Impact of Physics Representations in the HWRFX on Simulated Hurricane Structure and Pressure-Wind Relationships

Bao, J.-W.; Gopalakrishnan, S. G.; Michelson, S. A.; Marks, F. D.; Montgomery, M. T.
October 2012
Monthly Weather Review;Oct2012, Vol. 140 Issue 10, p3278
Academic Journal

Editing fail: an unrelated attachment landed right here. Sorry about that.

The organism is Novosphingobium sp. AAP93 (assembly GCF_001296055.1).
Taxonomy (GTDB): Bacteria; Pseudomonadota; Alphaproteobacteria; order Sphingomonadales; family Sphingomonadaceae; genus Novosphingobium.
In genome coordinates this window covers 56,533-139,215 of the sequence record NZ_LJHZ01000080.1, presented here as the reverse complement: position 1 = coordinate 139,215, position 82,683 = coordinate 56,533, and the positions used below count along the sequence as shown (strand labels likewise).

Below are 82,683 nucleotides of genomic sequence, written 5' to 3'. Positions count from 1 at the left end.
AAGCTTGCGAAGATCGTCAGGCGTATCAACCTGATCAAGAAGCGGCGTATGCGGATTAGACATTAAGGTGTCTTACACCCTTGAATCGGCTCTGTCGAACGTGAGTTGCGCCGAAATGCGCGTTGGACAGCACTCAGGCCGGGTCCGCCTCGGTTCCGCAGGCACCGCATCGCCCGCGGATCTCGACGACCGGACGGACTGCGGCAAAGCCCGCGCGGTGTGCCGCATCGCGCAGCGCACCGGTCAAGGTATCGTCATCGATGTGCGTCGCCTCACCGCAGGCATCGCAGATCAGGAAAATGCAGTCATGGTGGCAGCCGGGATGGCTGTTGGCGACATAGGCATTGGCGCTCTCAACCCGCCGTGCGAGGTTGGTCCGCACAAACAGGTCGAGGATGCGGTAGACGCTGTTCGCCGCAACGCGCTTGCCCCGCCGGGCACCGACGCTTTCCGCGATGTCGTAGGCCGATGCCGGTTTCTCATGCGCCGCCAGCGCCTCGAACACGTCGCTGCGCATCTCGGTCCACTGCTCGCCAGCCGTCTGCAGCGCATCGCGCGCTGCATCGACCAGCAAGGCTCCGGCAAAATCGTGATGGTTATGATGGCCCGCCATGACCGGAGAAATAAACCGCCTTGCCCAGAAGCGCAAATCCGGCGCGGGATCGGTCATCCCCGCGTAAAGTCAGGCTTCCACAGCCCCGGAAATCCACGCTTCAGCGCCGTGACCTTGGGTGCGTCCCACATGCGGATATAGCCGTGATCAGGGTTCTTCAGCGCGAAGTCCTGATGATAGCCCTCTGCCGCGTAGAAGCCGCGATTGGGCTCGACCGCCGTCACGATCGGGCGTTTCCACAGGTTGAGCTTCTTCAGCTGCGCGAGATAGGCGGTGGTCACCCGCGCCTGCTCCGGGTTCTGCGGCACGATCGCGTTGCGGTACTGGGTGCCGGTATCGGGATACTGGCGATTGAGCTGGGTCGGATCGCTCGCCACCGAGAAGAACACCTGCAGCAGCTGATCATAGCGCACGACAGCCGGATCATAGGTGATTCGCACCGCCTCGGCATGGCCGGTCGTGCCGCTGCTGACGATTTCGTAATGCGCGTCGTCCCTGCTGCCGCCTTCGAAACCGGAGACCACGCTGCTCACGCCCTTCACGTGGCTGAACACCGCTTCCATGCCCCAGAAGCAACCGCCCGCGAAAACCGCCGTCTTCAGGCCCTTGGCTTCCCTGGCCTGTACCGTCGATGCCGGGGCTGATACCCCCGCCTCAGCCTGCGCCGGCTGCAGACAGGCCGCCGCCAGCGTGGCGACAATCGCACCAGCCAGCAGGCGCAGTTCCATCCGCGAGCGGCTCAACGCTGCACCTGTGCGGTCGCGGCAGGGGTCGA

A series of idealized experiments with the NOAA Experimental Hurricane Weather Research and Forecasting Model (HWRFX) are performed to examine the sensitivity of idealized tropical cyclone (TC) intensification to various parameterization schemes of the boundary layer (BL), subgrid convection, cloud microphysics, and radiation. Results from all the experiments are compared in terms of the maximum surface 10-m wind (VMAX) and minimum sea level pressure (PMIN)---operational metrics of TC intensity--as well as the azimuthally averaged temporal and spatial structure of the tangential wind and its material acceleration. The conventional metrics of TC intensity (VMAX and PMIN) are found to be insufficient to reveal the sensitivity of the simulated TC to variations in model physics. Comparisons of the sensitivity runs indicate that (I) different boundary layer physics parameterization schemes for vertical subgrid turbulence mixing lead to differences not only in the intensity evolution in terms of VMAX and PMIN, but also in the structural characteristics of the simulated tropical cyclone; (ii) the surface drag coefficient is a key parameter that controls the VMAX-PMIN relationship near the surface; and (iii) different microphysics and subgrid convection parameterization schemes, because of their different realizations of diabatic heating distribution, lead to significant variations in the vortex structure. The quantitative aspects of these results indicate that the current uncertainties in the BL mixing, surface drag, and microphysics parameterization schemes have comparable impacts on the intensity and structure of simulated TCs. The results also indicate that there is a need to include structural parameters in the HWRFX evaluation.


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